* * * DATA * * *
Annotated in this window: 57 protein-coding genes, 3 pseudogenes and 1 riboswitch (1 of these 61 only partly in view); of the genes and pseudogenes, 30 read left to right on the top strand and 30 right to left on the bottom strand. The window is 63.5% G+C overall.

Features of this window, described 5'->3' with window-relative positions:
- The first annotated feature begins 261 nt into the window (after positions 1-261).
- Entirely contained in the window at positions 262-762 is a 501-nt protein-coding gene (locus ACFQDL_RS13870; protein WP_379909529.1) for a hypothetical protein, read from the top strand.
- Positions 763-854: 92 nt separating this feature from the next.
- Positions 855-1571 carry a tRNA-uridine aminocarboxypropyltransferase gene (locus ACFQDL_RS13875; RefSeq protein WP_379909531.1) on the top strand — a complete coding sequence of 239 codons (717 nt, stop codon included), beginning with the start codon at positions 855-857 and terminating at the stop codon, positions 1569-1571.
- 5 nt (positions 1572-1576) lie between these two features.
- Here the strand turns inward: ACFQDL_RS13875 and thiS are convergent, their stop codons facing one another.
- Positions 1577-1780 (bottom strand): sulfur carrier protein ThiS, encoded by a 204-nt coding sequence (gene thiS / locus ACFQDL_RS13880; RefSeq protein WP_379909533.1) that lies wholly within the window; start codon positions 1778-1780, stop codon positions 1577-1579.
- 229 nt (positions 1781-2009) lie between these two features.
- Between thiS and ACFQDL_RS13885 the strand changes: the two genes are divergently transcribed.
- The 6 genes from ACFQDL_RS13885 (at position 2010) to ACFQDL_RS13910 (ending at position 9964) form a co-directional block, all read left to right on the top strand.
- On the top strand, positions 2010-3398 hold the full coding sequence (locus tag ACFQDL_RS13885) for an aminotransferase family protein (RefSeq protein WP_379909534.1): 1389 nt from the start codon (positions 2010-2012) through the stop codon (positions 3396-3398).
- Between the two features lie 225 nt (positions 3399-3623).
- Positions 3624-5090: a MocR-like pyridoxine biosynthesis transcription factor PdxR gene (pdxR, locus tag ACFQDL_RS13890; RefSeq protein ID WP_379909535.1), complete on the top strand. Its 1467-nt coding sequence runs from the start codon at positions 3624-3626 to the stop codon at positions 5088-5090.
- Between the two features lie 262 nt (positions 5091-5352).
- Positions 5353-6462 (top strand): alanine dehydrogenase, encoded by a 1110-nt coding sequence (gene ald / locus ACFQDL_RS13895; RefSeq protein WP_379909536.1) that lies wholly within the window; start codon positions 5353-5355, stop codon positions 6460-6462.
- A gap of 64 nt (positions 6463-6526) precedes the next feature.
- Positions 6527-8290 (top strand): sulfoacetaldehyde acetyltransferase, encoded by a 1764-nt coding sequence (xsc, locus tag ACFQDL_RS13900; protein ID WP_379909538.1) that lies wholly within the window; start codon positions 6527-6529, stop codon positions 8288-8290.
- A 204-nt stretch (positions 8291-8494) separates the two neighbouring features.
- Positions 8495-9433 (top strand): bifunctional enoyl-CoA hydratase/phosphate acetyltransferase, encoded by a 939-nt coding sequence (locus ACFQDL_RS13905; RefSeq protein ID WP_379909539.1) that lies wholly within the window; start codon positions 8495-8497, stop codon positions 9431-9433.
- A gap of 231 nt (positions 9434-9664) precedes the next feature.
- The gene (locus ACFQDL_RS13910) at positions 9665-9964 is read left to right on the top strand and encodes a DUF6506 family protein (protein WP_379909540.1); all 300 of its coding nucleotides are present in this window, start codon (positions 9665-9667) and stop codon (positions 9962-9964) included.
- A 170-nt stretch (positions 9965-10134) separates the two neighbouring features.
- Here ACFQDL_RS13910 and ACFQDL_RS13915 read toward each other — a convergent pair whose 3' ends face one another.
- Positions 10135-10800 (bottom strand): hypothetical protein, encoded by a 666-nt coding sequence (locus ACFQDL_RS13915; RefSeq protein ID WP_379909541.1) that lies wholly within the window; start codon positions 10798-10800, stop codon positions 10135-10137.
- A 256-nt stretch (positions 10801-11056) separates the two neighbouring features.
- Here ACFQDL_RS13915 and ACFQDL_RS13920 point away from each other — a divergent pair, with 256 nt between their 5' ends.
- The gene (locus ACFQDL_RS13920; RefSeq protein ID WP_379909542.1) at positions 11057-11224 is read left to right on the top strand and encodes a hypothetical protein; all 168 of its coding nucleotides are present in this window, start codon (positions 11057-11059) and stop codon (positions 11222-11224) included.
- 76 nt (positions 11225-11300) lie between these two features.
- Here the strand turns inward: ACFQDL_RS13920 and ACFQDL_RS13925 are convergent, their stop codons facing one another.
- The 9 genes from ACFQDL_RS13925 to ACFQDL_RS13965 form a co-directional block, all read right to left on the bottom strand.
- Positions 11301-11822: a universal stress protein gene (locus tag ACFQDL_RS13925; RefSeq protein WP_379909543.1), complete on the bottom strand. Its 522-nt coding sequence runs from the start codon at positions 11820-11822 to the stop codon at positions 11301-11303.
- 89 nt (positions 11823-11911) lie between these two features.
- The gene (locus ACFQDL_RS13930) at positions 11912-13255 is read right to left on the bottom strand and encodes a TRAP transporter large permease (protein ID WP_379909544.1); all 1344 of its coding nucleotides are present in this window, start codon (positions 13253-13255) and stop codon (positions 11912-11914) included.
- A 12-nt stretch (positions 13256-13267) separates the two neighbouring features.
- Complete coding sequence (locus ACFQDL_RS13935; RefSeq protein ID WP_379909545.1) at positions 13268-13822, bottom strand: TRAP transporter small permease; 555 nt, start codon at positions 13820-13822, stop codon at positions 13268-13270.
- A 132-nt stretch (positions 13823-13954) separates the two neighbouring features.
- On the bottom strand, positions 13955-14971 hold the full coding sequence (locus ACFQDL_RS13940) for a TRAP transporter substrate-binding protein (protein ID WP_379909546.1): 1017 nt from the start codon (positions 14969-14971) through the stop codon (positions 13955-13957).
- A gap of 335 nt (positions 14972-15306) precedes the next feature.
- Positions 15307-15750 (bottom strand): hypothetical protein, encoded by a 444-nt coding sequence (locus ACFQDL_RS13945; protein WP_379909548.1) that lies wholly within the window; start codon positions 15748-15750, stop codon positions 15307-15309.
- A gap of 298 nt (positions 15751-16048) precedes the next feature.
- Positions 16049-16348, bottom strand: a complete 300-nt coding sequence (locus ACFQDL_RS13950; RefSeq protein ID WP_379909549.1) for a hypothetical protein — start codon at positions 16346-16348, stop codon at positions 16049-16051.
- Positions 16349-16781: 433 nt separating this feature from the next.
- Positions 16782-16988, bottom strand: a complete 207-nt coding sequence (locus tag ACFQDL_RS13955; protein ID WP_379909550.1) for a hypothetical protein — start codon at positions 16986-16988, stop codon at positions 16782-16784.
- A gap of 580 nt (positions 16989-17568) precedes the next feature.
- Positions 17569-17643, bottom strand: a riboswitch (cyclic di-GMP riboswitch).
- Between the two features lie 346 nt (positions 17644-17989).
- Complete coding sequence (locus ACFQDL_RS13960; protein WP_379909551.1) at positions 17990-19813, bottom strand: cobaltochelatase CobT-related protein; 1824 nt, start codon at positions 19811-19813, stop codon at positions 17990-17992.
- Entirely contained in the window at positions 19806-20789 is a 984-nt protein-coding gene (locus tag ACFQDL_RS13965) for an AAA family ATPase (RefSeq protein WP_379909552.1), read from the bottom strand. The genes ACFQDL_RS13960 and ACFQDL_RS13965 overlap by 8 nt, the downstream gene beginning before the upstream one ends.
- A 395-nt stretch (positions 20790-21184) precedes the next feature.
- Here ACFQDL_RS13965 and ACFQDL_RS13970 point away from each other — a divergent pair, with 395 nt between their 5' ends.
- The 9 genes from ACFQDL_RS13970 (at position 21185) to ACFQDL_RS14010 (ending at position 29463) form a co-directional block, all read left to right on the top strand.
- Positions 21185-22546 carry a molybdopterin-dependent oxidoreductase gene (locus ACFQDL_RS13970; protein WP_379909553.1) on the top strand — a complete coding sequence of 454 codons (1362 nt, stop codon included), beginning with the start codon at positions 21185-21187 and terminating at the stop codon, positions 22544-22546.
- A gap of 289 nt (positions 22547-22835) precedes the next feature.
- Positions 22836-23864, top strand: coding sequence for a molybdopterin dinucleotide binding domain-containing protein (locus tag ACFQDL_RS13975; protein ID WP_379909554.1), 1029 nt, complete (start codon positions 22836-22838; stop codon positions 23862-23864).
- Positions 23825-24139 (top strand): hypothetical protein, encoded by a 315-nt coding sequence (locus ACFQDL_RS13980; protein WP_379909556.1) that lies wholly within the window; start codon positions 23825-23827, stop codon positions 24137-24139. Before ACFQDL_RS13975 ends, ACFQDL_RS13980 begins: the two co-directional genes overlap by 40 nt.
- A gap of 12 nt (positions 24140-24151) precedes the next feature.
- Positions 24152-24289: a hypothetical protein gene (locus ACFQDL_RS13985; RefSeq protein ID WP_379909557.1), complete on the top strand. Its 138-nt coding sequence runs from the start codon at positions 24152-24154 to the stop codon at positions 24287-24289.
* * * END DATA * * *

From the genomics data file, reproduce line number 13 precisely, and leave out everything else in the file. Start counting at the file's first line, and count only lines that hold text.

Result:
- On the top strand, positions 2010-3398 hold the full coding sequence (locus tag ACFQDL_RS13885) for an aminotransferase family protein (RefSeq protein WP_379909534.1): 1389 nt from the start codon (positions 2010-2012) through the stop codon (positions 3396-3398).